I travel to India a lot, at least twice a year, and always try to include as much local art as possible. So when I heard about the Vacation With an Artist experience that pairs travelers with local artists in over a dozen countries across the globe, I was immediately intrigued. Seeing that VAWAA had four programs in India, I jumped at the chance to discover what it held for me.
I sign up for a weeklong metal casting session at the Devrai Artist’s Village in the small hill station of Panchgani, five to six hours from Mumbai by road. I will be spending the next six days working with Suresh learning Dhokra metal work, a 4000 year old Indian technique of lost wax casting with primitive materials. The artist colony is located high on a hill with a stunning view of the valley below; an ideal place from which to enjoy both the sunrise and the sunset in the winter.
After a brief design conference on my desired art pieces, Suresh immediately walks me through the first steps of the process. My first revelation is the abundance of support staff that also works in the colony. I first meet Somesh, Rakesh, and Mahesh, all of whom eagerly jump in to help stoke the fires, melt the wax, grind the selected stones, mix sandy mud to the exact proportions and a myriad of other tasks. Seated under the broad canopy of an enormous fig tree, Suresh patiently instructs me on the process while his small army of helpers ensure that I am well supported.
In the days ahead, I work on various aspects of my projects, sometimes keeping a few going at once. The open environment of the artist colony is a freeing way to create, taking advantage of the soft breezes, the warm sunlight and the collaborative environment. One of my projects is rather complex, so I work together with one of the craftsmen to ensure that the project is a success. At no time to I feel like my creativity is hampered. Instead, I find the outpouring of artistic support a valuable part of the process.
The fifth day is indeed magical. Although just after 5:00am, the staff is abuzz with activity. About 120kg of scrap brass is being loaded into a large graphite crucible and a large fire pit is being prepared. Somesh is in charge of the casting and, although he has done this dozens of times before, I can tell that he still has a magical energy about him as he prepares to light the fire. The first flame creates a tower of yellow flame over three meter tall before it settles down to a deep roar. Fire is always captivating but this one has all of us staring deep inside as if it held the secret of the Universe. It will be many hours before the brass is fully molten, so it is indeed a measure of patience that plays out now.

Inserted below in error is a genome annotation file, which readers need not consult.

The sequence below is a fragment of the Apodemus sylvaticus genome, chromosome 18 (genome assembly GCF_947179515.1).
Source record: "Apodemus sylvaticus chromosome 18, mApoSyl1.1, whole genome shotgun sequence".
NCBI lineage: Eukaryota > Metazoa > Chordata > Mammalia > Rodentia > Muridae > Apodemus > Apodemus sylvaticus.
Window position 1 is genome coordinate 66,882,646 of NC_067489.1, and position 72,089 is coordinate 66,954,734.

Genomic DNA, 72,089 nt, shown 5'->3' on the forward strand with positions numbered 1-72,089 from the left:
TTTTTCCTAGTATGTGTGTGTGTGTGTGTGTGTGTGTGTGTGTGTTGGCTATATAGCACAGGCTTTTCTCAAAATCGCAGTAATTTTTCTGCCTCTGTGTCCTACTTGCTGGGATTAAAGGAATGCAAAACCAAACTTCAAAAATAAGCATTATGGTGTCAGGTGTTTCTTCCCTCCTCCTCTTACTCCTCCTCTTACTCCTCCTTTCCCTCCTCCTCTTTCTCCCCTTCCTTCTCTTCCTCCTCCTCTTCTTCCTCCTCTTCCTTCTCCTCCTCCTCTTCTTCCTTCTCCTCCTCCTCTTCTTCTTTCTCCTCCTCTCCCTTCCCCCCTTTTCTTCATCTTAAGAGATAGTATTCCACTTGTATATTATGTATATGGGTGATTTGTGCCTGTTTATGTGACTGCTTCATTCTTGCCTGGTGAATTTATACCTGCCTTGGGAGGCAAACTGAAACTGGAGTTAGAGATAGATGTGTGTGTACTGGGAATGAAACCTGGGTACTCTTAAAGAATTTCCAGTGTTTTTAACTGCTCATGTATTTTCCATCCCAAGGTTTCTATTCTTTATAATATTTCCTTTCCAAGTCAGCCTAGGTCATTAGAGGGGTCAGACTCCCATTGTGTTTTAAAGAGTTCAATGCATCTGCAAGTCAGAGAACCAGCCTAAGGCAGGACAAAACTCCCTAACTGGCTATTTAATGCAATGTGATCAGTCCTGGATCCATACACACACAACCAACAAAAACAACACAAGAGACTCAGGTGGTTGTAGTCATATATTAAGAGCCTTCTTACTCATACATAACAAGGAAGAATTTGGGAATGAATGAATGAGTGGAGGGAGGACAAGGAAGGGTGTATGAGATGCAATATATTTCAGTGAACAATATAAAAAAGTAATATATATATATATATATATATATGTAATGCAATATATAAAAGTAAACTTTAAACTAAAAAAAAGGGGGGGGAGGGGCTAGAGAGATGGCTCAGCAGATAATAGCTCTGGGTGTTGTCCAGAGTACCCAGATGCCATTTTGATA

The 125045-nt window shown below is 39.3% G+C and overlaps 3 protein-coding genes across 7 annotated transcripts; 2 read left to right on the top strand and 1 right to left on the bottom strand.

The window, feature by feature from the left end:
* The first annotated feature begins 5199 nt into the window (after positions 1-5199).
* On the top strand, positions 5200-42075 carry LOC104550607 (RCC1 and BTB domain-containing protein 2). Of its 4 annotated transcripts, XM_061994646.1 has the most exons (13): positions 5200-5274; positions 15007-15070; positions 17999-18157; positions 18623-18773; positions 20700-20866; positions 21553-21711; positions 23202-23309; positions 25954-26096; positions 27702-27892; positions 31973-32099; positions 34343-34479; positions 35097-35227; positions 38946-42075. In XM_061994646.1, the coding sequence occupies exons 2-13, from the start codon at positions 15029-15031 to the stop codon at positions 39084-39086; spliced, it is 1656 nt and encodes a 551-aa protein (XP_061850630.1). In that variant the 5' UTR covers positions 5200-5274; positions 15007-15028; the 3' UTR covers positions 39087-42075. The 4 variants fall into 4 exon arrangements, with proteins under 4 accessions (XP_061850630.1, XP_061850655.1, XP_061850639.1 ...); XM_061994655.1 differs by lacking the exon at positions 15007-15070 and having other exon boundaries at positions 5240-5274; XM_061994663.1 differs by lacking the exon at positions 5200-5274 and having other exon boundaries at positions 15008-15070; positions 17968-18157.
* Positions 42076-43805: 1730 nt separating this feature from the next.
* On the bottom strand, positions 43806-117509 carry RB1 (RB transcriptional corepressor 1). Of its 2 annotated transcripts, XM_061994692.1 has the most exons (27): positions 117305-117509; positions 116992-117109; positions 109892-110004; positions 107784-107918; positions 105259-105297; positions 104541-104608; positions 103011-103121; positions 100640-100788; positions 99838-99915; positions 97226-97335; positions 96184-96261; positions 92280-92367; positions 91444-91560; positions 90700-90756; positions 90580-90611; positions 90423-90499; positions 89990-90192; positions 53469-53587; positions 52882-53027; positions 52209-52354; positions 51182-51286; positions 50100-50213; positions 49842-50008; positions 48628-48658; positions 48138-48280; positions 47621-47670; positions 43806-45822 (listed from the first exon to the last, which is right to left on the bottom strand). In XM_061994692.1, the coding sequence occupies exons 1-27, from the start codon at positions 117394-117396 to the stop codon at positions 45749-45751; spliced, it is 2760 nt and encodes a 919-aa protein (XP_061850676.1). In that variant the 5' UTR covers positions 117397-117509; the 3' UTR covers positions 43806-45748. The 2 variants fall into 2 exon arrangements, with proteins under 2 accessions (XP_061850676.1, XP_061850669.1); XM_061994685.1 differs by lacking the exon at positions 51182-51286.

Midday, the process begins anew as the molds themselves are placed into another kiln and hot embers are placed over them to melt out the wax. As we had encased our wax and stone forms into wet clay the other day, we said a brief goodbye to the art. Today we see the process take on a different form of energy as molten metal cascades into the work and creates something to be left unseen for many hours.
The crucible is uncovered and Somesh stirs the fiery liquid while it releases great plumes of yellow and green pyrotechnics. There is something incredibly primal about fire but a pool of molten metal belching colorful flames has us all utterly rapt in attention.
With deft artistry, Somesh ladles out a bowl of molten brass and pours it carefully into the funnel of the first mold. Like a human machine, the five men work in flawless synchronicity. The molds come out of the low fire while two others each hold one in enormous steel tongs for Somesh who is pouring nonstop.
Long after darkness falls, the nearly empty crucible is pulled out of the kiln and set aside. Its bulbous form glows an iridescent pink that looks rather unworldly as it very slowly creeps towards fiery orange and then a dull red on its way to gray once again.
After a full fourteen hours of hot and dusty back-breaking work, the eight men stand around sharing a fraternal bond that seems to come naturally from forging art out of what appears to originate from the core of the Earth. I don’t speak their native tongue but I can tell that they discover this magic each and every time they cast and do not devalue its beauty, no matter how many times they gather.
On Day Six I come down mid-morning to find no less than fourteen workers buzzing away at dozens of projects. Each project requires breaking apart the clay with a small hammer, a process that often resembles a form of birth that only artists can comprehend. Once the art is free from the clay, one person grabs a power cutting wheel to trim off the excess while others grab the trimmed items and grinds them smooth at the edges in a shower of flying sparks. Mahesh wields a gas torch and brass rods to mend any flaws in the casting that need repair before the pieces proceed.
Upon seeing my projects emerge, I find new inspiration in their current forms. Some of the casting went perfectly but other aspects show significant flaws. As a career artist, I know this part of the process and immediately embrace the new forms that have been uncovered.
The final step in the process involves applying a chemical patina and then buffing much of the blackened residue away, leaving the gleaming brass shining above the dark crevices. I, however, really like the blackened finish and use lighter touch with the buffer so that more of the antique look remains.
On the final morning before my departure, I get to view the pieces in the full light and find them to be far more amazing than I had expected. As I depart for Mumbai, Suresh and his team bid me farewell and safe travels. I head off onto the rural roads of India, content that the week’s adventure has yielded so many amazing discoveries and treasured memories.
Written by Steve Mannshardt
Vacation with Suresh in Panchgani, India